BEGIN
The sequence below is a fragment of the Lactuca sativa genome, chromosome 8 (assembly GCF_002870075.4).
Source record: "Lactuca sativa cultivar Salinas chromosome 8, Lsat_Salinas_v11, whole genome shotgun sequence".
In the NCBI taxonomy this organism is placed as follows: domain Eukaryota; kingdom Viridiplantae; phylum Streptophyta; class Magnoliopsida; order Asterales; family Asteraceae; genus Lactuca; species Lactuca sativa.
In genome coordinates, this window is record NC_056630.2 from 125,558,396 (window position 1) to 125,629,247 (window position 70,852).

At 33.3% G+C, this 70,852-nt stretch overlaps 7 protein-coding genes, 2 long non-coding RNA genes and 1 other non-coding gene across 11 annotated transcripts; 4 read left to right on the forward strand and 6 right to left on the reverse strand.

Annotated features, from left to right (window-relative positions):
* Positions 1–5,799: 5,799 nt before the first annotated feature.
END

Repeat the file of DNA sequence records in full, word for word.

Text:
The sequence below is a fragment of the Lactuca sativa genome, chromosome 8 (assembly GCF_002870075.4).
Source record: "Lactuca sativa cultivar Salinas chromosome 8, Lsat_Salinas_v11, whole genome shotgun sequence".
In the NCBI taxonomy this organism is placed as follows: domain Eukaryota; kingdom Viridiplantae; phylum Streptophyta; class Magnoliopsida; order Asterales; family Asteraceae; genus Lactuca; species Lactuca sativa.
In genome coordinates, this window is record NC_056630.2 from 125,558,396 (window position 1) to 125,629,247 (window position 70,852).

At 33.3% G+C, this 70,852-nt stretch overlaps 7 protein-coding genes, 2 long non-coding RNA genes and 1 other non-coding gene across 11 annotated transcripts; 4 read left to right on the forward strand and 6 right to left on the reverse strand.

Annotated features, from left to right (window-relative positions):
* Positions 1–5,799: 5,799 nt before the first annotated feature.